From blinking Christmas lights to people zipping to the store for holiday shopping, there are numerous distractions on the road at this time of year, but motorist shouldn't forget to watch out for a close cousin to Santa's reindeer.
Moose, the largest member of the deer family, are abundant year-round on the Kenai Peninsula, but particularly difficult to see at a distance during this often dark time of year, as is evident by the number that already have been hit and killed by motorists.
"As of Friday morning, 104 moose have been reported hit and salvaged so far this regulatory season, which runs annually from July 1 to June 30," said Larry Lewis, a wildlife technician with the Alaska Department of Fish and Game.
However, while 104 may sound like a lot, Lewis said it is still less than the total number hit by vehicles several moose have managed to amble away.
"We've also had 30 hit and not recovered," he said.
The number also is significantly less than roadkills for this same time last year, and it's well below the 10-year average.
"We were at 133 through the end of December last year, with a total of 216 for the (regulatory) year. We're also about 36 below the 10-year average which is 140 moose killed," Lewis said.
As to what would influence the numbers, Lewis said there are multiple factors, and weather is definitely one of them.
"The lack of snow is a biggy. They're not on the roads like they'd typically be at this time," he said.
In years with heavy snow accumulations, rather than trudging through deep powder, which is metabolically demanding on moose during a time of year when they don't have calories to spare, they often prefer the ease of walking on the plowed road system as they move back and forth between feeding locations. There also is lot of good browse available along the road system where the right of way has been cleared and swaths of willow a preferred winter food of moose have flourished.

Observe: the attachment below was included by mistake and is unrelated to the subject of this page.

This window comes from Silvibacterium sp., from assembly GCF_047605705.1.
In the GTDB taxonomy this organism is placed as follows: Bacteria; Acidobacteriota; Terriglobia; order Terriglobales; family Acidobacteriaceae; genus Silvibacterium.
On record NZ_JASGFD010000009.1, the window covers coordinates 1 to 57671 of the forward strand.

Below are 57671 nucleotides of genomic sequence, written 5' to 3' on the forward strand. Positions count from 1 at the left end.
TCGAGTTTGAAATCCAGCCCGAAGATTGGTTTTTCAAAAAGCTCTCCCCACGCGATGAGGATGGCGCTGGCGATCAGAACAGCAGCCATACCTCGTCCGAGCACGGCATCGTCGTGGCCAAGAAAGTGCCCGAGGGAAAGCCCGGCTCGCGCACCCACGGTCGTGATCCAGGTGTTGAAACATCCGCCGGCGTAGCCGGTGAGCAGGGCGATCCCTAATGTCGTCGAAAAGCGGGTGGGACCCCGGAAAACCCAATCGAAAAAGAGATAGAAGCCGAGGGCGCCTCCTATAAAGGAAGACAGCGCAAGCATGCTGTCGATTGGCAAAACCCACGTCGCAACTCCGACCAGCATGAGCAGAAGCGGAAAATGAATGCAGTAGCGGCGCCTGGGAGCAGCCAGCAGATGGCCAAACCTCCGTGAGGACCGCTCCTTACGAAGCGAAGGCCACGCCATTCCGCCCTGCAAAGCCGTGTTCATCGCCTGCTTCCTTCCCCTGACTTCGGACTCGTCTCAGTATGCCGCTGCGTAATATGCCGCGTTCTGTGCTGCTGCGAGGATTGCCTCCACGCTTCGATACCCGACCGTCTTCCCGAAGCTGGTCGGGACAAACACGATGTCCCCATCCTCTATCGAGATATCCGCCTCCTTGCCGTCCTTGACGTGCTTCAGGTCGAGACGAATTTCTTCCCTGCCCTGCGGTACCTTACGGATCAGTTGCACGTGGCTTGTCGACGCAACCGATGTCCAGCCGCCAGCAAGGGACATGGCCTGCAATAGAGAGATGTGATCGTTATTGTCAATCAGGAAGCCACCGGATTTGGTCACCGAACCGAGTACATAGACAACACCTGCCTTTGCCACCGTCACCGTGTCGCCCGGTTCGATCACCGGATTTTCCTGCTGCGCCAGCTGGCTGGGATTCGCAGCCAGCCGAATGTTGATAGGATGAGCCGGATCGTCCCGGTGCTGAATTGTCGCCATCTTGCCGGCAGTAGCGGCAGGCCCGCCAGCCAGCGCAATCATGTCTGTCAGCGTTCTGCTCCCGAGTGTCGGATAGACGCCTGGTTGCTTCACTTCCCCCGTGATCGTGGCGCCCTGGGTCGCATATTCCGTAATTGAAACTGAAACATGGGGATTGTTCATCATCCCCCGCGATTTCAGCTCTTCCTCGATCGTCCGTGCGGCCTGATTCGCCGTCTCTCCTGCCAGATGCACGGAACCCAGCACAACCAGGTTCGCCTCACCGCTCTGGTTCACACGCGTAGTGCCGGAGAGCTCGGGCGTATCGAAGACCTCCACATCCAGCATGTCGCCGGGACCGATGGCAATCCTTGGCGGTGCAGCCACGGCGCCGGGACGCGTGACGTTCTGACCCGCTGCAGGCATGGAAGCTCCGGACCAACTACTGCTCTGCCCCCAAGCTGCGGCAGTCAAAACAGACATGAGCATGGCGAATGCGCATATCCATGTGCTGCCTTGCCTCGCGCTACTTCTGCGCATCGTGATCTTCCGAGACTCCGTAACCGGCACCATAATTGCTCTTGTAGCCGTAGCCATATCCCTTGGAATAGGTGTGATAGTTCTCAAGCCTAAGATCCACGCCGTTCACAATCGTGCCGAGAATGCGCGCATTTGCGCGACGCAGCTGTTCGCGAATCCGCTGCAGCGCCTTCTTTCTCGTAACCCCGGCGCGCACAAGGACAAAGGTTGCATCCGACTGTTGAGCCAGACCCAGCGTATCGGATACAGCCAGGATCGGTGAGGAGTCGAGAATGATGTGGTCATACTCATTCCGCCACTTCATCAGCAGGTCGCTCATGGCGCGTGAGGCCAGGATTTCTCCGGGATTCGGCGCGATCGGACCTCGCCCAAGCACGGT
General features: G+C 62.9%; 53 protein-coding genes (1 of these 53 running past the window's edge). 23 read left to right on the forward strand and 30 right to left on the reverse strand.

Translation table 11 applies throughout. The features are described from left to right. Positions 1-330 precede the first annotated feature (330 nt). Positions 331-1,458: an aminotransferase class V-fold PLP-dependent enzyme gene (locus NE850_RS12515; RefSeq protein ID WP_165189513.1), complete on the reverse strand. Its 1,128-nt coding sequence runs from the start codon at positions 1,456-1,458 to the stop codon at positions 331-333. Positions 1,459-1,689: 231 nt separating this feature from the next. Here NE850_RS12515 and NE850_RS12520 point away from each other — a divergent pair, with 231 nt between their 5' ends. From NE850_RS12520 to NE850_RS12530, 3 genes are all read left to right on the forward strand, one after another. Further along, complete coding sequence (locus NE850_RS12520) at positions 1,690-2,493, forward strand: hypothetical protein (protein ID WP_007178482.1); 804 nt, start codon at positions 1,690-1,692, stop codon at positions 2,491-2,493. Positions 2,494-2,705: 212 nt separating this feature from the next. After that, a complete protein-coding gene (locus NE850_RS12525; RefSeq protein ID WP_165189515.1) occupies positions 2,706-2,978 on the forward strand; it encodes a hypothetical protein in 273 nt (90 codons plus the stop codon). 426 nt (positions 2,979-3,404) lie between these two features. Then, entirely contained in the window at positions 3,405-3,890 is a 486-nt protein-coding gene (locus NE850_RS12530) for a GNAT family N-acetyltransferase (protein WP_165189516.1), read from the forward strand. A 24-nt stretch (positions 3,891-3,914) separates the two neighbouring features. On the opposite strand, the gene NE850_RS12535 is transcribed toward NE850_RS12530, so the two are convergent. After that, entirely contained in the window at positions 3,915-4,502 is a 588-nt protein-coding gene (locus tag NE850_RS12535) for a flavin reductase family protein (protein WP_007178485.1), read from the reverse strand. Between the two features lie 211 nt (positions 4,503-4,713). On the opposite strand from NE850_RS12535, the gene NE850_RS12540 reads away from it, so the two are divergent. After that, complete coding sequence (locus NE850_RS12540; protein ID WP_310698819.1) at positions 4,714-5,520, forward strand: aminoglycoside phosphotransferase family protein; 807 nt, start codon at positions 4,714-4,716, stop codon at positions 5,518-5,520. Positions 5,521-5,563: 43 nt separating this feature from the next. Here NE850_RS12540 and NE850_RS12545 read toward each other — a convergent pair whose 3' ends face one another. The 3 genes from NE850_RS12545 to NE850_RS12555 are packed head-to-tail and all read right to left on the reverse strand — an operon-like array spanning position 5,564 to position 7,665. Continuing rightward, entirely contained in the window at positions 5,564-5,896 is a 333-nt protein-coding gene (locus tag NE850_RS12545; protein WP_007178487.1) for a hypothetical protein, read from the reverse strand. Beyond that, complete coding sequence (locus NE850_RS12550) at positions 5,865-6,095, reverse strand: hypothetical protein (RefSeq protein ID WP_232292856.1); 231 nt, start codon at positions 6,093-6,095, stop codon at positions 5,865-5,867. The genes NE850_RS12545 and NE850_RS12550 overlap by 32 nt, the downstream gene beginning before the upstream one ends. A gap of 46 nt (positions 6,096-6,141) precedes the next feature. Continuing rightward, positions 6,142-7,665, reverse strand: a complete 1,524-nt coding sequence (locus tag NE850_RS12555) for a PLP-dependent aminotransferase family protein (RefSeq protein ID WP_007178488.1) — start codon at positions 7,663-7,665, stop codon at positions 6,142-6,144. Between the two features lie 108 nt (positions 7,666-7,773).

However, this season, with little snow on the ground until this past week, Lewis said many moose were still finding food in natural areas away from road systems.
"There was still a lot of good forage available to them," he said.
Winter is typically a time when icy road conditions can make quick stops challenging, but Lewis said this has barely been the case this season.
"The roads have been relatively dry, so people have likely been able to stop quicker when moose have launched out in front of them," he said.
There is still no getting away from the amount of daylight, which is at a minimum this time of year, thus reducing visibility.
Lewis said that while moose can be anywhere, there are a few areas frequented by moose where motorist should be extra cautious, particularly during twilight and in the night.
"Between Soldotna and Kenai on the (Kenai) Spur Highway, between Soldotna and Sterling, between Kenai and Nikiski, and on K-Beach Road toward Kasilof there are a lot of collisions in those corridors," he said.
He said part of the problem in these locations is they are dark and there is a lot of traffic.
"With oncoming traffic, people will drop down to the low beams and avert their eyes to the right shoulder to not look into the bright lights coming at them, but it doesn't help with seeing moose," he said.
Lewis said a motorist's best bet in this situation is to play it safe.
"Just slow down, and if people behind you insist on tailgating, pull over and let them go by," he said.
Joseph Robertia can be reached at firstname.lastname@example.org.
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